I took a hiatus from blogging the past few months and instead have been working through a series on How to Study the Bible. Here is a list of blogs and audio sessions that were given at the Emmaus Student Ministry at Crossing Church. The series concluded last week and covered a wide range of genres and interpretive issues. I have categorized them here in this blog post and hope they can serve you this new year.
For whoever keeps the whole law but fails in one point has become accountable for all of it. For he who said, “Do not commit adultery”, also said, “Do not murder.” If you do not commit adultery but do murder, you have become a transgressor of the law. James 2:10-11
It might serve us well to meditate on the magnitude of God. His holiness should not be a passing thought or a mere tweet to scroll over. The purity of God deserves more than a polite nod.
James 2:10-11 exposes an uncomfortable reality. If we transgress one law, we are actually guilty for breaking the whole law. If we miss one command, we shame the whole army. If we fumble one ball, we lose the whole game.
How can this be? James says it is because all the commands are traced back to the mouth of God. Every law connects us to the Lawgiver. “For he who said… also said…”
It is similar to decorating tents with string lights, or wrapping an Evergreen with Christmas bulbs. When you finally plug in the lights, ten work and the other thousand refuse to even blink. The entire strand is out simply because one busted bulb has severed the connection.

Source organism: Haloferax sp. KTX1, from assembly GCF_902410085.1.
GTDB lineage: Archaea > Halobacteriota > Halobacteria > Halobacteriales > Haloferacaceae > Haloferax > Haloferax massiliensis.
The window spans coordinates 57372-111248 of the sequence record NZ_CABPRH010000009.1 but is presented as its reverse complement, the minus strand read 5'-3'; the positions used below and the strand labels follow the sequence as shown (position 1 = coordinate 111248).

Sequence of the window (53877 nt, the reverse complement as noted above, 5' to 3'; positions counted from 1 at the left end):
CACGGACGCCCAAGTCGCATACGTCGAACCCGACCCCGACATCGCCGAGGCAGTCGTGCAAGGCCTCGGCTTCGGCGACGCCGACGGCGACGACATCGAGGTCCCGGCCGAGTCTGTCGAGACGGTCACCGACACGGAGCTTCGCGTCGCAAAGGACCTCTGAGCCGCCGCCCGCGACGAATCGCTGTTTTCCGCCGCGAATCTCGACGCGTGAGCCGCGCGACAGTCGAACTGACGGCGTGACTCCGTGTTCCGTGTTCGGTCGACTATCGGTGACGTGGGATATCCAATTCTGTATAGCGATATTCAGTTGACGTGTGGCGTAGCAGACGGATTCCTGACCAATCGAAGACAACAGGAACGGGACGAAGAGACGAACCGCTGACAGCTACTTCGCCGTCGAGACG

Each broken law beckons God’s attention. Each sin is a stab at God.
Such an offense against an eternally good God demands damnation.
It might serve us well to pondered the weight of the beams that Jesus took upon his back. The slightest arrogant thought, the faintest lustful fantasy, or the quietest judging critique, all scream “Crucify Him!” Even the smallest sin demanded that Jesus be pinned to the wood. We need to be staggered by this truth.
Yet, it is gloriously true that even the smallest drop of Jesus’ blood can cover the most hideous act. The most grievous crime is not too much for the blood of God. Perhaps too strong for the blood of bulls and goats, but not too strong for the veins of Christ.
We need to ponder the severity of sin. The screams of our sin, the weight of the cross, and the blackness of every blunder.
Let us come out from the darkness and into the marvelous light of Christ. Screams of sin are silenced by the nail pierced feet of Christ. Burdens of the law crack with the Words of the God-man. And the blackness of sin is swallowed by a mercy that triumphs over judgement.
Let us come out from under the Law, and come follow Christ.